Hiring is very challenging in this day and age. Finding and keeping good people seems to be harder than ever. But if you follow a few easy steps and use emotional intelligence, your next hire might be the best one you ever had.
You can find previous steps in narrowing down the number of candidates for a position HERE, and then move to step No. 4:
Asking the right questions.
To manage to hire the right person for the role, your interview questions need to match the personality style you are talking to. I suggest using the DISC method for this purpose, as I have been using it in my own company for two decades and have had amazing results with it.
But to put things in perspective, it is good to know what percentage of the population what style is taking. The results are in, and they say:
D style = 10% of the population
I style = 25 – 30 % of the population
S style = 30 – 35% of the population
C style = 20 – 25% of the population
With simple math, we can see that Ss and Cs combined makeup up around 60 % of the population. That means:
That means most people on the planet don’t want to be the first to speak and they don’t like to talk about themselves a lot.
What do most HR people lead with as a first question in an interview? “Tell me about yourself”.
That is an EPIC fail. It’s a bad idea.
“Tell me about yourself” is a question that works well only with about 40 percent of the population. So, we need to have tools in place that allow us to ask the appropriate questions.
Dividing the interview into two segments
Naturally, a lot of questions will be specific to your industry and the role you need to find. However, before you dive into role-specific questions, you should spend the first 10 to 15 minutes of an interview getting to know the person sitting across from you.
To help you with that, I have prepared example questions for you to use for different personality styles. It’s completely free and you are free to use these questions in your recruitment process and as a base for forming questions that will be more specific for your line of work and the core values of your company. The link for your “Best rapport-building questions for different styles” is HERE.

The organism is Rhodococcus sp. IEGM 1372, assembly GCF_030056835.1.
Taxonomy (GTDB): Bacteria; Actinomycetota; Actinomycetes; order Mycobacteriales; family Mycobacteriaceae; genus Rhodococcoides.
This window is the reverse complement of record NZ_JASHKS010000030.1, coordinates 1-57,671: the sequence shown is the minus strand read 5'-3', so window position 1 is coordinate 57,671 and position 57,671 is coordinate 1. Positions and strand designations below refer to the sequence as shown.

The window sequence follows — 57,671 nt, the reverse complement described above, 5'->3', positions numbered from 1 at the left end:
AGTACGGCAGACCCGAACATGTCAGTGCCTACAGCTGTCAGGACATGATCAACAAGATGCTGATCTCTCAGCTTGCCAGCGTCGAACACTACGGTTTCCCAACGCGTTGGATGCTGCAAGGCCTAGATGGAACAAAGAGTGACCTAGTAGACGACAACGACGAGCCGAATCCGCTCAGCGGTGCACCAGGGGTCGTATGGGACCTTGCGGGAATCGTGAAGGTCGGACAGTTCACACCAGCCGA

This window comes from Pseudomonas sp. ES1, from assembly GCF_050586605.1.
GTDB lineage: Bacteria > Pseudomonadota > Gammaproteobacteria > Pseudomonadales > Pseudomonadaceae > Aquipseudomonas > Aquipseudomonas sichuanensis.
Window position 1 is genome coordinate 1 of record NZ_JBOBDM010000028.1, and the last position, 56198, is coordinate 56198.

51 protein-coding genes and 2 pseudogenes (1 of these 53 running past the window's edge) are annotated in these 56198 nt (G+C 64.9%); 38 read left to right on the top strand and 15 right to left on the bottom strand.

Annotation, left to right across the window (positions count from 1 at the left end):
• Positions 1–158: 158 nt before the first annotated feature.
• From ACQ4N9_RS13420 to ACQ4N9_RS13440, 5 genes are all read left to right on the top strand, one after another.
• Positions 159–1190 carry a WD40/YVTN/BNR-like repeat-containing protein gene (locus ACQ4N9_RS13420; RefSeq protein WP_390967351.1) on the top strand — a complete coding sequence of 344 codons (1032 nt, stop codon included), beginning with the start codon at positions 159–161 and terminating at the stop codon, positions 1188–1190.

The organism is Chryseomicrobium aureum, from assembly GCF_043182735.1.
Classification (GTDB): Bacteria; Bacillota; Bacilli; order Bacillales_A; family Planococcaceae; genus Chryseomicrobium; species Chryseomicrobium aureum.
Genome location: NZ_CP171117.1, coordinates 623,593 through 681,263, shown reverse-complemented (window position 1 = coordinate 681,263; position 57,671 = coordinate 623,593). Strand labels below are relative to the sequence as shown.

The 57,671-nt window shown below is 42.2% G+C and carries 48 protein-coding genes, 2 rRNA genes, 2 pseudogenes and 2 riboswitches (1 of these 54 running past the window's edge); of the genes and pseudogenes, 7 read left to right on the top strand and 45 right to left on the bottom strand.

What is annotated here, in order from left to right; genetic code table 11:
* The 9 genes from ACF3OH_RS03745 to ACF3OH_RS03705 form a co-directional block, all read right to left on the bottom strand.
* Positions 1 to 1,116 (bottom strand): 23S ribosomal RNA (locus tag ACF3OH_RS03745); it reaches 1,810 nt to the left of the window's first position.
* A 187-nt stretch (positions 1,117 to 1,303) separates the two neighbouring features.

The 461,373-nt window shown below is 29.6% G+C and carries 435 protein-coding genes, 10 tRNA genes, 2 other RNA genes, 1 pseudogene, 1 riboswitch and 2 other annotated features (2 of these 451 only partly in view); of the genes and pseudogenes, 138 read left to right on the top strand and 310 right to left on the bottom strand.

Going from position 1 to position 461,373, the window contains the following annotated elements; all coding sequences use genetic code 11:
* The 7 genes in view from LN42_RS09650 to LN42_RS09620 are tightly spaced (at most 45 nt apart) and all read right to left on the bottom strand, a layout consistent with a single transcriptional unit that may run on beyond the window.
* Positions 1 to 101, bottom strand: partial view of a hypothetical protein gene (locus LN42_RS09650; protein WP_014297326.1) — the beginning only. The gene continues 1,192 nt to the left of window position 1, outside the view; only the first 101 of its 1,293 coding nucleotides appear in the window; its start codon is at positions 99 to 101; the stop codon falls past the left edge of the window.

Remember, you want to follow job benchmarking so that you can match the people to the role, and that has to be applied to questions as well.
If you follow my question guidelines and steps that I have laid out in previous posts, you can create around 45 minutes worth of conversation with solid questions that will show you what kind of person is sitting across from you and how well will they fit in the company and the role that you see them in.
The more specific question you can get, the better.
Think of this when you are thinking of the questions to ask.
The rule of thumb is to have the first 10 or 15 minutes of the interview orientated towards hitting their personality style that you got in one of the first steps, and then you will go to the question that will be directly connected to the role. This will be the time to check their past experiences and see can they show you where they showed their core values that are aligned to your companies core values.
How all this looks in practice can be seen in the video below. I’m sharing my tools and the step-by-step process I’m using in my own company. Glad to help!